The debate around a U.S. unique health identifier has resurfaced recently. There have been petitions (MyHealthID), competitions (CHIME), and numerous blogs and articles on the relative merits and issues associated with a national health identifier. I choose not to rehash old arguments (“the privacy! the cost! the ethics!”) but instead offer a perspective from a clinician, researcher, and consumer of health services in a health system with a mature, entrenched national health identifier: New Zealand.
For context, when I say New Zealand (NZ), think “Colorado with the VA for all.” We have around 4.7 million people living in around 100, 000 square miles, whereby residents receive comprehensive health care funded primarily by government. Since around 1990, all New Zealanders have been assigned a National Health Index (NHI), or given one at birth. Currently, approximately 95% of the population have a valid and active NHI. This uniquely identifying 7-character alphanumeric follows us through our health life, cradle to grave, as we journey through and across the health sector, consistent through changes of region, name or spelling thereof, or doctor. Our unique NHI is utilized in the community (general practitioner, pharmacist, laboratories), by secondary and tertiary-based specialists, at acute care and elective hospitals, at emergency departments and urgent care facilities, by screening programs, and in the public health arena (immunization, child health, school dental services). There is timely and routine integration of the NHI with a number of clinical databases, including the National Medical Warning System. An encrypted version of the NHI is employed in health and disability databases and registers.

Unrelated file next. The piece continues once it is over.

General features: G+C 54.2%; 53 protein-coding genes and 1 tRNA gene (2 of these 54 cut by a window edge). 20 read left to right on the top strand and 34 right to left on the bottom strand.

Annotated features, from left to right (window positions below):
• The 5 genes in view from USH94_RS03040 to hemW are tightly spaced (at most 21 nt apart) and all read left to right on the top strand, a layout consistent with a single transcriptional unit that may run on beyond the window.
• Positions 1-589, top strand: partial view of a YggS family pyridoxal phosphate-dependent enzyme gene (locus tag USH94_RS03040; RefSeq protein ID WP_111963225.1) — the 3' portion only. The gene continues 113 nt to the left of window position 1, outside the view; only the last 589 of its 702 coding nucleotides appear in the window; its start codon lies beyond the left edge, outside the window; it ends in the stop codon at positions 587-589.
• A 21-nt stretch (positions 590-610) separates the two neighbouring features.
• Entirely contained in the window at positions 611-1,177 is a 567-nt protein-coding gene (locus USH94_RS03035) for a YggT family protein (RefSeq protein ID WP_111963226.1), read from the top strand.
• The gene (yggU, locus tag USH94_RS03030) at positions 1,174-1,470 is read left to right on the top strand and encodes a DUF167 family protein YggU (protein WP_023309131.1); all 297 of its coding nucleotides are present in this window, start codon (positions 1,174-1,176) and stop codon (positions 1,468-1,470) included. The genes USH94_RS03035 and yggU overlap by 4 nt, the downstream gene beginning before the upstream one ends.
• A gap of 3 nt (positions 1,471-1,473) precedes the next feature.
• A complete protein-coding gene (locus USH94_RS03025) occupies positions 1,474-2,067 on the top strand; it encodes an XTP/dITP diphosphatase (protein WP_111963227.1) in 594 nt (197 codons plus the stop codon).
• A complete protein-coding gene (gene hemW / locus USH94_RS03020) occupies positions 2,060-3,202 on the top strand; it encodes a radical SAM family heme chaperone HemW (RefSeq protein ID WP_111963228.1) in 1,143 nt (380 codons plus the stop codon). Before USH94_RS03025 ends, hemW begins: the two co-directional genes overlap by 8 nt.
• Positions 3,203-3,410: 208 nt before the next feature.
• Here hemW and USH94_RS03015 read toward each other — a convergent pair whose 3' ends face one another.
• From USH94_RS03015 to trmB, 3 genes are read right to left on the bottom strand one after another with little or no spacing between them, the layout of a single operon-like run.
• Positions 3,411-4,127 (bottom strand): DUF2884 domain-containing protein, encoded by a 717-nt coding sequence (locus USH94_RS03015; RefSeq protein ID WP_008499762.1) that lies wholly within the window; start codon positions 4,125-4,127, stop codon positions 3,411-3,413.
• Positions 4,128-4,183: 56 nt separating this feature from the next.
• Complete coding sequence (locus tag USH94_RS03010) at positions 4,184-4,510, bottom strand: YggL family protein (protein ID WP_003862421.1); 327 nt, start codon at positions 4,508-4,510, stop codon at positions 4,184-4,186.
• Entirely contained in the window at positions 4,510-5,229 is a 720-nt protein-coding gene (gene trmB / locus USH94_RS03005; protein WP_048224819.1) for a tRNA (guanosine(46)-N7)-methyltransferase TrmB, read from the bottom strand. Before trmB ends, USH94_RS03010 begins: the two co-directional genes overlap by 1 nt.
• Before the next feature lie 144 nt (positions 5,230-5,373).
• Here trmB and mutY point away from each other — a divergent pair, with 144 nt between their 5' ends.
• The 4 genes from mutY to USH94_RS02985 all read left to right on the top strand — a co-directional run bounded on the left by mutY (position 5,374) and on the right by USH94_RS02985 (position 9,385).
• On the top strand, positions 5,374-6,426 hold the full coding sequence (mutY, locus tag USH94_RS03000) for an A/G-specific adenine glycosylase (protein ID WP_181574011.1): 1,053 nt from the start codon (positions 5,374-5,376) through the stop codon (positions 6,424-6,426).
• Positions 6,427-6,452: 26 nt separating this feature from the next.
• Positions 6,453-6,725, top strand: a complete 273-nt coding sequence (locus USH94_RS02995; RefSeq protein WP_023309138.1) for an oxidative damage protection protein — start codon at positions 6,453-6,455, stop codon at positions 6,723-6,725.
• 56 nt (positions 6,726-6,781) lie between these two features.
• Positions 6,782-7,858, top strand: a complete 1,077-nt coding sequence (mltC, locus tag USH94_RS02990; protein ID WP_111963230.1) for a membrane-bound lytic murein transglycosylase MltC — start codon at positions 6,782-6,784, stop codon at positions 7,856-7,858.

NZ has had a form of an NHI since the late 1970s, and a fully-implemented centralized system since 1992. This early adoption likely reflects a number of factors. First, as noted above, we are small in population and well-defined geographically. That is, it was achievable. Second, traditionally New Zealanders are eager and willing to try new initiatives and tools; the country is popular as a testing ground for global companies trialling new technologies. Finally, the population has sufficient belief in the benefits of integrated data, and in the ability of the broader system to keep personal information private. This is a critical factor, as confidentiality concerns are potentially more relevant in NZ than elsewhere. Kiwis are highly connected (only 4 degrees of separation for us); it is not uncommon to discover that the person who served your coffee that morning is dating your neighbor. (This is not a joke. I once met a Canadian at a conference in Boston who was moving to Vancouver into an apartment about to be vacated by a New Zealander. The conversation went like this. Her: “You won’t know him.” Me: “Try me.” Her: “He’s an orthopedic surgeon called X.” Me: “I went to his wedding.”)
Back to the NHI. What does the NHI mean to me as a clinician, a researcher, and a health care consumer?
As a clinician — the NHI may seem to offer little theoretical benefit to the individual physician; within your given health system, you presumably know your patients and have their accurate health information readily available. However, in practice, this perfect relationship rarely occurs. That is, the patient may be new to you or has visited out-of-network health providers; information may be unavailable, confusing, or conflicting. In this situation, what the NHI gives me is invaluable — safety and reassurance in clinical practice. The accurate identification of an individual and their health providers allows practitioners to provide sounder, more thoughtful, and more confident care.
However, clinically, the real beauty of the NHI is seen if we consider a broader population of patients and their overall well-being. One example: in NZ, we have a national Mobile Surgical Unit. It travels around the country, doing routine low-risk elective procedures (e.g., pediatric tooth extraction, insertion of tympanostomy tubes) in areas that are geographically isolated. Using the combination of the NHI and our National Immunisation Register, we can identify the under-immunized children from any part of country who are scheduled to have a procedure on this bus, and offer them vaccination while under anaesthesia during this visit. It is the perfect example of the health system working together to improve population well-being.